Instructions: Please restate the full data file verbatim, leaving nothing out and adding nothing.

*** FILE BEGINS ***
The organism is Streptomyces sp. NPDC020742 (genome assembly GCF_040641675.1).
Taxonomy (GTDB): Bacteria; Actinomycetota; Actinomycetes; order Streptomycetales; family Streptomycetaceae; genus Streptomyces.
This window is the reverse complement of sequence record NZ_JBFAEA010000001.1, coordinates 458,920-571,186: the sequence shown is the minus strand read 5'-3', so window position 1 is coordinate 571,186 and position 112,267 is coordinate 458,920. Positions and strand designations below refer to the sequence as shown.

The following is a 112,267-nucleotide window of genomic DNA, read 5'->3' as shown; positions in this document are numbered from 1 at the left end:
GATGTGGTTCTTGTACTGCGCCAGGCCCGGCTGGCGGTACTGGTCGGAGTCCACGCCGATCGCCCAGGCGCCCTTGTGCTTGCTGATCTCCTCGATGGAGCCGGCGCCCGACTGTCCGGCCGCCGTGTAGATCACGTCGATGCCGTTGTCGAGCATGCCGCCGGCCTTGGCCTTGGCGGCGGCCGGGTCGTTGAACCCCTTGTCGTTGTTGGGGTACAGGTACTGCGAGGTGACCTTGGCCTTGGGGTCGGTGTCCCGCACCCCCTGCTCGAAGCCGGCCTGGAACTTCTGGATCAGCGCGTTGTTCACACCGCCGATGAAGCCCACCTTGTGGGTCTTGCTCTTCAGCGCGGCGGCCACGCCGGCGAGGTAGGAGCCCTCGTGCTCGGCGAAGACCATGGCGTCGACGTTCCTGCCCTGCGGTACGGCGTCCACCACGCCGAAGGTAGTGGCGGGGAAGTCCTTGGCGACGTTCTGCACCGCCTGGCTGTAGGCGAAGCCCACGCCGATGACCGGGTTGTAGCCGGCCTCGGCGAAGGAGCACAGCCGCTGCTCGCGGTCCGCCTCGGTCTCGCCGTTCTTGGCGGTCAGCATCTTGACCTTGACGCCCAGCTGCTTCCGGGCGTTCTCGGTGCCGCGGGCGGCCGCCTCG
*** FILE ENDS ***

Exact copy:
The organism is Streptomyces sp. NPDC020742 (genome assembly GCF_040641675.1).
Taxonomy (GTDB): Bacteria; Actinomycetota; Actinomycetes; order Streptomycetales; family Streptomycetaceae; genus Streptomyces.
This window is the reverse complement of sequence record NZ_JBFAEA010000001.1, coordinates 458,920-571,186: the sequence shown is the minus strand read 5'-3', so window position 1 is coordinate 571,186 and position 112,267 is coordinate 458,920. Positions and strand designations below refer to the sequence as shown.

The following is a 112,267-nucleotide window of genomic DNA, read 5'->3' as shown; positions in this document are numbered from 1 at the left end:
GATGTGGTTCTTGTACTGCGCCAGGCCCGGCTGGCGGTACTGGTCGGAGTCCACGCCGATCGCCCAGGCGCCCTTGTGCTTGCTGATCTCCTCGATGGAGCCGGCGCCCGACTGTCCGGCCGCCGTGTAGATCACGTCGATGCCGTTGTCGAGCATGCCGCCGGCCTTGGCCTTGGCGGCGGCCGGGTCGTTGAACCCCTTGTCGTTGTTGGGGTACAGGTACTGCGAGGTGACCTTGGCCTTGGGGTCGGTGTCCCGCACCCCCTGCTCGAAGCCGGCCTGGAACTTCTGGATCAGCGCGTTGTTCACACCGCCGATGAAGCCCACCTTGTGGGTCTTGCTCTTCAGCGCGGCGGCCACGCCGGCGAGGTAGGAGCCCTCGTGCTCGGCGAAGACCATGGCGTCGACGTTCCTGCCCTGCGGTACGGCGTCCACCACGCCGAAGGTAGTGGCGGGGAAGTCCTTGGCGACGTTCTGCACCGCCTGGCTGTAGGCGAAGCCCACGCCGATGACCGGGTTGTAGCCGGCCTCGGCGAAGGAGCACAGCCGCTGCTCGCGGTCCGCCTCGGTCTCGCCGTTCTTGGCGGTCAGCATCTTGACCTTGACGCCCAGCTGCTTCCGGGCGTTCTCGGTGCCGCGGGCGGCCGCCTCG